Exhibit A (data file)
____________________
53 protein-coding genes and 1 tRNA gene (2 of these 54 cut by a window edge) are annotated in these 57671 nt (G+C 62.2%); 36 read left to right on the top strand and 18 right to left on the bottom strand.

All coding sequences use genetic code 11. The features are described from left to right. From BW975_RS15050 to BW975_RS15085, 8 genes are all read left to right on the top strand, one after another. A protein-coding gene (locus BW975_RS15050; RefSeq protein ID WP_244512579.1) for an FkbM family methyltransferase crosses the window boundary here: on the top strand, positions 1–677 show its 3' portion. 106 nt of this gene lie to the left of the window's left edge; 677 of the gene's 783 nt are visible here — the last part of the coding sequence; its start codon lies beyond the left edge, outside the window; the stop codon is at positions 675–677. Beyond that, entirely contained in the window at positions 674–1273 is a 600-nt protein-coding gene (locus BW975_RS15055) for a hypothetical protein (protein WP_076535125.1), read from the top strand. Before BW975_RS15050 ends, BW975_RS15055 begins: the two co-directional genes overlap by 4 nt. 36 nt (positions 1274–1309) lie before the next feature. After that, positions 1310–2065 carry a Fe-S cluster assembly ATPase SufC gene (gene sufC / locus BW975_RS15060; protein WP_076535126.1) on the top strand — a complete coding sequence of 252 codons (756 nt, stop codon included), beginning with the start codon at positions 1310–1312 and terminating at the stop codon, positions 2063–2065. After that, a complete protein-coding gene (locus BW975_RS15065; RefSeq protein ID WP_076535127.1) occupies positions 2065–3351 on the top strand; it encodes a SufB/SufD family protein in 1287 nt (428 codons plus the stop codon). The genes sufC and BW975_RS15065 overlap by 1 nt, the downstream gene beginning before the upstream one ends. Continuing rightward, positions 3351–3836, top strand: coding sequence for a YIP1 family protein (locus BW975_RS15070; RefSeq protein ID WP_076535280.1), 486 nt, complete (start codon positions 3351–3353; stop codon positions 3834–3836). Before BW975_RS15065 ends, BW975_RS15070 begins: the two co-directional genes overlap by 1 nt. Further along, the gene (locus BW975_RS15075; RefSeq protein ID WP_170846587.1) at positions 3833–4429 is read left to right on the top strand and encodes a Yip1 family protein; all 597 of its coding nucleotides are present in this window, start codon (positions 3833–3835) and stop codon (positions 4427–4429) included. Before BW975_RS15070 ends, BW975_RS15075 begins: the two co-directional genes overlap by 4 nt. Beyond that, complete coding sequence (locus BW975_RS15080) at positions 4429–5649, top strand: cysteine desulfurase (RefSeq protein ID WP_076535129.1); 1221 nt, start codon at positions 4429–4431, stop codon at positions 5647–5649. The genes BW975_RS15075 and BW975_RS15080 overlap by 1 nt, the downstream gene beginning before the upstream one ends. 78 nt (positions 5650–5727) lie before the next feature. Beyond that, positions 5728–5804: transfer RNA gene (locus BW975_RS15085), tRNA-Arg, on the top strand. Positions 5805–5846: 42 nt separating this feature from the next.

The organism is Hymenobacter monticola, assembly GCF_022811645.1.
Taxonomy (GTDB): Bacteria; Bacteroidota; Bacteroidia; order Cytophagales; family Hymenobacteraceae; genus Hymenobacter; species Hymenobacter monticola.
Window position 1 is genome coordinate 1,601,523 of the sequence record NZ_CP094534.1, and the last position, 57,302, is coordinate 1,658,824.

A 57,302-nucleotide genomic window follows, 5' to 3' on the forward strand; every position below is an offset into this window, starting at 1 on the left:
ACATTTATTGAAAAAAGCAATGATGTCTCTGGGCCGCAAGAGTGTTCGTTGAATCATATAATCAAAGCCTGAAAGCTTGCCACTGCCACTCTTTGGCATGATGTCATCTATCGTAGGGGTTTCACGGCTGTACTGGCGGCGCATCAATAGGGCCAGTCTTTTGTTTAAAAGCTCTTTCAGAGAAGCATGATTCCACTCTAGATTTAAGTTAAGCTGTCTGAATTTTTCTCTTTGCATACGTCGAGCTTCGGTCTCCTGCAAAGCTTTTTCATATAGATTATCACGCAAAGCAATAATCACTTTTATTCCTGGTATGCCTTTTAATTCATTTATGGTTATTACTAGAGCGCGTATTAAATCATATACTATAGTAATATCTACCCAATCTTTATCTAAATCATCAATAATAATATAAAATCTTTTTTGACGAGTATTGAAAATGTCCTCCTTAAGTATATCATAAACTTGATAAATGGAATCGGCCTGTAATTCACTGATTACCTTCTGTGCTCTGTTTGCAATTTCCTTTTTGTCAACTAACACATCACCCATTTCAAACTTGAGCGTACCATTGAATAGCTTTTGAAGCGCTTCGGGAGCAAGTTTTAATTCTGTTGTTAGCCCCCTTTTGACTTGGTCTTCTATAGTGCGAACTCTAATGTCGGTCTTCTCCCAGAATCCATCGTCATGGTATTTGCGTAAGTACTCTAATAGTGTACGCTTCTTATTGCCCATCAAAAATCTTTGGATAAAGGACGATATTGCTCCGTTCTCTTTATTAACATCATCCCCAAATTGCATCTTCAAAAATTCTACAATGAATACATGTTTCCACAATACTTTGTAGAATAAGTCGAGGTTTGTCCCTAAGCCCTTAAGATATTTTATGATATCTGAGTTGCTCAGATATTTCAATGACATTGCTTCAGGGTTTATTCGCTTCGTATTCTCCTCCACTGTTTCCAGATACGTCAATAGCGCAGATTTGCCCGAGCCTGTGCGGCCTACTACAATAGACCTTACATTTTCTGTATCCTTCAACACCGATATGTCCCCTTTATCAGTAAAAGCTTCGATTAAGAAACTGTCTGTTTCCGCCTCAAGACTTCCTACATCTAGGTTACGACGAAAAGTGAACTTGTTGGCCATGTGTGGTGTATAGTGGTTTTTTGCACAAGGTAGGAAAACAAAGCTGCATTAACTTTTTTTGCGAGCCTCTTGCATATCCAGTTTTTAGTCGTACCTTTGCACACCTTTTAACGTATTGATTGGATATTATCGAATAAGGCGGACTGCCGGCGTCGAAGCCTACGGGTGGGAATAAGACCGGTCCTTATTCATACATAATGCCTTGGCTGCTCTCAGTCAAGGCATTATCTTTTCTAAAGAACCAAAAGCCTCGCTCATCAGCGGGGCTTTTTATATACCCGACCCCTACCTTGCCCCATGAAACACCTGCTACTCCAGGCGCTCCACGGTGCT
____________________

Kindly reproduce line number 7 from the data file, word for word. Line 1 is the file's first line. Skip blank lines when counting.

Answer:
ACATTTATTGAAAAAAGCAATGATGTCTCTGGGCCGCAAGAGTGTTCGTTGAATCATATAATCAAAGCCTGAAAGCTTGCCACTGCCACTCTTTGGCATGATGTCATCTATCGTAGGGGTTTCACGGCTGTACTGGCGGCGCATCAATAGGGCCAGTCTTTTGTTTAAAAGCTCTTTCAGAGAAGCATGATTCCACTCTAGATTTAAGTTAAGCTGTCTGAATTTTTCTCTTTGCATACGTCGAGCTTCGGTCTCCTGCAAAGCTTTTTCATATAGATTATCACGCAAAGCAATAATCACTTTTATTCCTGGTATGCCTTTTAATTCATTTATGGTTATTACTAGAGCGCGTATTAAATCATATACTATAGTAATATCTACCCAATCTTTATCTAAATCATCAATAATAATATAAAATCTTTTTTGACGAGTATTGAAAATGTCCTCCTTAAGTATATCATAAACTTGATAAATGGAATCGGCCTGTAATTCACTGATTACCTTCTGTGCTCTGTTTGCAATTTCCTTTTTGTCAACTAACACATCACCCATTTCAAACTTGAGCGTACCATTGAATAGCTTTTGAAGCGCTTCGGGAGCAAGTTTTAATTCTGTTGTTAGCCCCCTTTTGACTTGGTCTTCTATAGTGCGAACTCTAATGTCGGTCTTCTCCCAGAATCCATCGTCATGGTATTTGCGTAAGTACTCTAATAGTGTACGCTTCTTATTGCCCATCAAAAATCTTTGGATAAAGGACGATATTGCTCCGTTCTCTTTATTAACATCATCCCCAAATTGCATCTTCAAAAATTCTACAATGAATACATGTTTCCACAATACTTTGTAGAATAAGTCGAGGTTTGTCCCTAAGCCCTTAAGATATTTTATGATATCTGAGTTGCTCAGATATTTCAATGACATTGCTTCAGGGTTTATTCGCTTCGTATTCTCCTCCACTGTTTCCAGATACGTCAATAGCGCAGATTTGCCCGAGCCTGTGCGGCCTACTACAATAGACCTTACATTTTCTGTATCCTTCAACACCGATATGTCCCCTTTATCAGTAAAAGCTTCGATTAAGAAACTGTCTGTTTCCGCCTCAAGACTTCCTACATCTAGGTTACGACGAAAAGTGAACTTGTTGGCCATGTGTGGTGTATAGTGGTTTTTTGCACAAGGTAGGAAAACAAAGCTGCATTAACTTTTTTTGCGAGCCTCTTGCATATCCAGTTTTTAGTCGTACCTTTGCACACCTTTTAACGTATTGATTGGATATTATCGAATAAGGCGGACTGCCGGCGTCGAAGCCTACGGGTGGGAATAAGACCGGTCCTTATTCATACATAATGCCTTGGCTGCTCTCAGTCAAGGCATTATCTTTTCTAAAGAACCAAAAGCCTCGCTCATCAGCGGGGCTTTTTATATACCCGACCCCTACCTTGCCCCATGAAACACCTGCTACTCCAGGCGCTCCACGGTGCT